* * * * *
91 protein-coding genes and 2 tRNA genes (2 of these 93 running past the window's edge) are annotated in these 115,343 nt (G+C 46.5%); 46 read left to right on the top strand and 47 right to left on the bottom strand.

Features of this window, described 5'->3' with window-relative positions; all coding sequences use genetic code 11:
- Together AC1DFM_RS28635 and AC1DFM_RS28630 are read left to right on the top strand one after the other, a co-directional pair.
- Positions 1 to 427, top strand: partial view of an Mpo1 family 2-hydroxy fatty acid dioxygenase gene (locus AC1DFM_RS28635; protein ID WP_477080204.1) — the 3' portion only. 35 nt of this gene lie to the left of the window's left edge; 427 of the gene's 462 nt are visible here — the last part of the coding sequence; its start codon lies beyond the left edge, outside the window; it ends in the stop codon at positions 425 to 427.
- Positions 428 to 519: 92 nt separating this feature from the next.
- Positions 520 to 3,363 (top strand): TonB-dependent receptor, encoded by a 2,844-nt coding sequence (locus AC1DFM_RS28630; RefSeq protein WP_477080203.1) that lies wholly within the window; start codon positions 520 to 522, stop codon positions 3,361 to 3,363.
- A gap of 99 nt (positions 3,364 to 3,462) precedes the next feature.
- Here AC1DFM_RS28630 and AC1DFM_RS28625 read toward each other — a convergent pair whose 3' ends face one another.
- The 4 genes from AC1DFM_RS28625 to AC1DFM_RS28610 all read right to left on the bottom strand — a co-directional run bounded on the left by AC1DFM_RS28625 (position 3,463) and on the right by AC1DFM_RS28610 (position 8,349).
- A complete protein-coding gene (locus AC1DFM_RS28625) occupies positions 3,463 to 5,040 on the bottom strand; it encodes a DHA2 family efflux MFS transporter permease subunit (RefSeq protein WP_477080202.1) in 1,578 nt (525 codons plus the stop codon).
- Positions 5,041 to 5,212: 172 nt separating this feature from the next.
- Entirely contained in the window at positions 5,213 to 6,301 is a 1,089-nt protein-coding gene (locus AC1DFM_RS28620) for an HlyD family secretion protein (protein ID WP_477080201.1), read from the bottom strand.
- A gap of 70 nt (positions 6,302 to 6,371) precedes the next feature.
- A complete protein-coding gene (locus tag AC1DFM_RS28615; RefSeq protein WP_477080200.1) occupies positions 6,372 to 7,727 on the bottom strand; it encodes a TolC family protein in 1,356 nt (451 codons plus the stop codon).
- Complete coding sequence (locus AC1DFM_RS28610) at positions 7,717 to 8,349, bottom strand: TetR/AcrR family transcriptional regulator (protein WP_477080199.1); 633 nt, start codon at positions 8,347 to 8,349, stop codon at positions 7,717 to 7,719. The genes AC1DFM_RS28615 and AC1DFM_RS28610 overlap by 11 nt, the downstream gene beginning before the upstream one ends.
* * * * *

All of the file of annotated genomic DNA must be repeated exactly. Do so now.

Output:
91 protein-coding genes and 2 tRNA genes (2 of these 93 running past the window's edge) are annotated in these 115,343 nt (G+C 46.5%); 46 read left to right on the top strand and 47 right to left on the bottom strand.

Features of this window, described 5'->3' with window-relative positions; all coding sequences use genetic code 11:
- Together AC1DFM_RS28635 and AC1DFM_RS28630 are read left to right on the top strand one after the other, a co-directional pair.
- Positions 1 to 427, top strand: partial view of an Mpo1 family 2-hydroxy fatty acid dioxygenase gene (locus AC1DFM_RS28635; protein ID WP_477080204.1) — the 3' portion only. 35 nt of this gene lie to the left of the window's left edge; 427 of the gene's 462 nt are visible here — the last part of the coding sequence; its start codon lies beyond the left edge, outside the window; it ends in the stop codon at positions 425 to 427.
- Positions 428 to 519: 92 nt separating this feature from the next.
- Positions 520 to 3,363 (top strand): TonB-dependent receptor, encoded by a 2,844-nt coding sequence (locus AC1DFM_RS28630; RefSeq protein WP_477080203.1) that lies wholly within the window; start codon positions 520 to 522, stop codon positions 3,361 to 3,363.
- A gap of 99 nt (positions 3,364 to 3,462) precedes the next feature.
- Here AC1DFM_RS28630 and AC1DFM_RS28625 read toward each other — a convergent pair whose 3' ends face one another.
- The 4 genes from AC1DFM_RS28625 to AC1DFM_RS28610 all read right to left on the bottom strand — a co-directional run bounded on the left by AC1DFM_RS28625 (position 3,463) and on the right by AC1DFM_RS28610 (position 8,349).
- A complete protein-coding gene (locus AC1DFM_RS28625) occupies positions 3,463 to 5,040 on the bottom strand; it encodes a DHA2 family efflux MFS transporter permease subunit (RefSeq protein WP_477080202.1) in 1,578 nt (525 codons plus the stop codon).
- Positions 5,041 to 5,212: 172 nt separating this feature from the next.
- Entirely contained in the window at positions 5,213 to 6,301 is a 1,089-nt protein-coding gene (locus AC1DFM_RS28620) for an HlyD family secretion protein (protein ID WP_477080201.1), read from the bottom strand.
- A gap of 70 nt (positions 6,302 to 6,371) precedes the next feature.
- A complete protein-coding gene (locus tag AC1DFM_RS28615; RefSeq protein WP_477080200.1) occupies positions 6,372 to 7,727 on the bottom strand; it encodes a TolC family protein in 1,356 nt (451 codons plus the stop codon).
- Complete coding sequence (locus AC1DFM_RS28610) at positions 7,717 to 8,349, bottom strand: TetR/AcrR family transcriptional regulator (protein WP_477080199.1); 633 nt, start codon at positions 8,347 to 8,349, stop codon at positions 7,717 to 7,719. The genes AC1DFM_RS28615 and AC1DFM_RS28610 overlap by 11 nt, the downstream gene beginning before the upstream one ends.